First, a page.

Quotations About / On: DESPAIR

  • 41.
    A stereotyped but unconscious despair is concealed even under what are called the games and amusements of mankind.
    (Henry David Thoreau (1817-1862), U.S. philosopher, author, naturalist. "Economy," Walden (1854).)
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  • 42.
    Beside some philosophers of larger vision, Carlyle stands like an honest, half-despairing boy, grasping at some details only of their world systems.
    (Henry David Thoreau (1817-1862), U.S. philosopher, author, naturalist. "Thomas Carlyle and His Works" (1847), in The Writings of Henry David Thoreau, vol. 4, p. 348, Houghton Mifflin (1906).)
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  • 43.
    To be thoroughly conversant with a Man's heart, is to take our final lesson in the iron-clasped volume of despair.
    (Edgar Allan Poe (1809-1845), U.S. poet, critic, short-story writer. repr. In Essays and Reviews (1984). Marginalia, Southern Literary Messenger (Richmond, Va., June 1849).)
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  • 44.
    I have been trying all my life to like Scotchmen, and am obliged to desist from the experiment in despair.
    (Charles Lamb (1775-1834), British essayist, critic. "Imperfect Sympathies," The Essays of Elia (1820-1823).)
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  • 45.
    Patience. A minor form of despair disguised as a virtue.
    (Ambrose Bierce (1842-1914), U.S. author. The Devil's Dictionary (1881-1906), repr. In Collected Works of Ambrose Bierce, vol. 7 (1911).)
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  • 46.
    If I place love above everything, it is because for me it is the most desperate, the most despairing state of affairs imaginable.
    (André Breton (1896-1966), French Surrealist. Taped discussions, March 3, 1928, published in Recherches sur la Sexualité, January 1928-August 1932. "Sixth Session," ed. José Pierre (1990).)
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  • 47.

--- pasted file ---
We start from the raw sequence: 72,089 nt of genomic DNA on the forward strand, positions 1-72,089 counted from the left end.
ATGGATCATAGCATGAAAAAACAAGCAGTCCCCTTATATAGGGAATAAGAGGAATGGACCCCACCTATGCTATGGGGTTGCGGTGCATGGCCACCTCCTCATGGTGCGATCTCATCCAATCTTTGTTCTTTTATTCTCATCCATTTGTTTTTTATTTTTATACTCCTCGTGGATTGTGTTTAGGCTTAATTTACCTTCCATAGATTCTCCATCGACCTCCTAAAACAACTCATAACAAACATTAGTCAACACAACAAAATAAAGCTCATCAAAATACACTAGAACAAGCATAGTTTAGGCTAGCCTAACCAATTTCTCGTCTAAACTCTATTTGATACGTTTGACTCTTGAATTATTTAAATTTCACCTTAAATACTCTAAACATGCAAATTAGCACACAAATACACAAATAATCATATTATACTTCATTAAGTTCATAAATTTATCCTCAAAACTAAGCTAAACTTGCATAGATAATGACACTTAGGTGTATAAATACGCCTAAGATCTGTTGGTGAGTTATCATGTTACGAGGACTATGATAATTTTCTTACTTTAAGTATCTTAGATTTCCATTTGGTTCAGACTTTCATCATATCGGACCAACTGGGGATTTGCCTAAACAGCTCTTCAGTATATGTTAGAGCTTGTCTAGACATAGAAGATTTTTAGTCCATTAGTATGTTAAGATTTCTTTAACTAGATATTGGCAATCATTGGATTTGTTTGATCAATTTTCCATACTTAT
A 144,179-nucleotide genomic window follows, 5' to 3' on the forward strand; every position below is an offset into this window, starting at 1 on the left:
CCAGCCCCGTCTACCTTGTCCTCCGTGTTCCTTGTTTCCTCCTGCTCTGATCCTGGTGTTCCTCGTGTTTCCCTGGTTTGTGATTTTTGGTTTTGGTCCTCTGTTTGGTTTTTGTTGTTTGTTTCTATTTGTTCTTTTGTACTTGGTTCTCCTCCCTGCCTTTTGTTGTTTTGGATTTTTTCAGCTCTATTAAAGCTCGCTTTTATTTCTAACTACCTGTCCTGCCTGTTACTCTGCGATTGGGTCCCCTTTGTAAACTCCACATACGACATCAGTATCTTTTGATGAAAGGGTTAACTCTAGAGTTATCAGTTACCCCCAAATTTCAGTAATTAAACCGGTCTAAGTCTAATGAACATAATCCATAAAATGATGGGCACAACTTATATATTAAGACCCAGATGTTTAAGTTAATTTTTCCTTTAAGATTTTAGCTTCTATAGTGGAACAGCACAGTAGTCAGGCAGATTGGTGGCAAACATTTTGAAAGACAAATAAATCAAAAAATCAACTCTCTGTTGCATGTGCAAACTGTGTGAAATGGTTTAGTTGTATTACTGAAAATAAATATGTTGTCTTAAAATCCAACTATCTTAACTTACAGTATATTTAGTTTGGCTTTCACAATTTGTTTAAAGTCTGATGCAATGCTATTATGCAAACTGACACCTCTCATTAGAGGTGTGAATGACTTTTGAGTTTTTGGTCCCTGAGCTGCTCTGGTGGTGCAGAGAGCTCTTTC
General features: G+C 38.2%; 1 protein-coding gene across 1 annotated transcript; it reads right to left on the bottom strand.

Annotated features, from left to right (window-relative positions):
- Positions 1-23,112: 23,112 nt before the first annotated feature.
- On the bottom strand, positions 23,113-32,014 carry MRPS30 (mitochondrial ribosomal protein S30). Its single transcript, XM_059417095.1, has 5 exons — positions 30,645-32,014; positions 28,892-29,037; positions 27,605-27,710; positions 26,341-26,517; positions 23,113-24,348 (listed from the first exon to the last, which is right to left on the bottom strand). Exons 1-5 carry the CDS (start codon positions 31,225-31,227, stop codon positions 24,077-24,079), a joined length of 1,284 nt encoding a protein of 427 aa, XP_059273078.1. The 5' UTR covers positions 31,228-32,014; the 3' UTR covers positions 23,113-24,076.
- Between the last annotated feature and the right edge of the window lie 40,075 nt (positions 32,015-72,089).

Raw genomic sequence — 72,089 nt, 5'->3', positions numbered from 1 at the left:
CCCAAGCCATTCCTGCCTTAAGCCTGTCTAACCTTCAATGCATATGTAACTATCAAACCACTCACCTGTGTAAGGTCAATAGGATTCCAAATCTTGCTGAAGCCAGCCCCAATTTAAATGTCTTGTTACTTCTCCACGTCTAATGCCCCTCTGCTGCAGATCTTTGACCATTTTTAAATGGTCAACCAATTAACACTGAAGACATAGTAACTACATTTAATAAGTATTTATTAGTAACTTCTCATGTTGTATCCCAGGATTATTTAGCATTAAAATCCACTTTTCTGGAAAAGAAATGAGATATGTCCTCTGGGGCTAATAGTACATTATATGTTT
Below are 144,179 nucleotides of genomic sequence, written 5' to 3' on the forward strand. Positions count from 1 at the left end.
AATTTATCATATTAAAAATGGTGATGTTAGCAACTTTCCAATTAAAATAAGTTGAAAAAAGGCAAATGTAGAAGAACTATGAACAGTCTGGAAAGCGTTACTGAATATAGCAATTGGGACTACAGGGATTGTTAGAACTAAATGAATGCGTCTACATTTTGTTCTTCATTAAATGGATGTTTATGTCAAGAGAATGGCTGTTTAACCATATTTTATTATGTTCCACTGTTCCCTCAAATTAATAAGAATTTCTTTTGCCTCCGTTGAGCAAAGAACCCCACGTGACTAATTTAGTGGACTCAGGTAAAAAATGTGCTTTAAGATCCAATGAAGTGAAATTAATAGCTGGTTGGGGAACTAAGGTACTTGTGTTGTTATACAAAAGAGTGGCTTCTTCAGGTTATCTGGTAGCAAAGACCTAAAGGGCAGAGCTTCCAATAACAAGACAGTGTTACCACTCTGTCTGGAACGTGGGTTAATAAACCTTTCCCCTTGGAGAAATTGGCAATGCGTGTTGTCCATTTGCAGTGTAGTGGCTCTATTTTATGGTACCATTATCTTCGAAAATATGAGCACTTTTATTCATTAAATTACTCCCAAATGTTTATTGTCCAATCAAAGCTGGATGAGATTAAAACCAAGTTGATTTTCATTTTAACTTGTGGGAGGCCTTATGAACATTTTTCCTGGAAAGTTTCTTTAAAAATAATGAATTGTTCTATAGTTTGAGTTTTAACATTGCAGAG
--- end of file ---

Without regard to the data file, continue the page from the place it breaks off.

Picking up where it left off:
We cannot do without it, and yet we disgrace and vilify the same. It may be compared to a cage, the birds without despair to get in, and those within despair to get out.
    (Michel de Montaigne (1533-1592), French essayist. Essays, bk. 3, ch. 5 (1595), trans. by John Florio (1603).)
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  • 48.
    So long as we have failed to eliminate any of the causes of human despair, we do not have the right to try to eliminate those means by which man tries to cleanse himself of despair.
    (Antonin Artaud (1896-1948), French theater producer, actor, theorist. repr. in Selected Writings, pt. 10, ed. Susan Sontag (1976). General Security: The Liquidation of Opium (1925). Arguing for the free use of opium.)
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  • 49.
    We cannot do without it, and yet we disgrace and vilify the same. It may be compared to a cage, the birds without despair to get in, and those within despair to get out.
    (Michel de Montaigne (1533-1592), French essayist. "Upon Some Verses of Virgil," bk. 3, ch. 5, Essays, trans. by John Florio (1588).)
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  • 50.
    Jesus should teach God about forgiveness, about forgetting - Jesus should tell God as he told us- 'To love our enemies' and maybe just if) , the world won't be in this much despair. What gain is there if you love those who loves you? Now God must love the devil.
    (A Traveller)
    More quotations from: Adeosun Olamide
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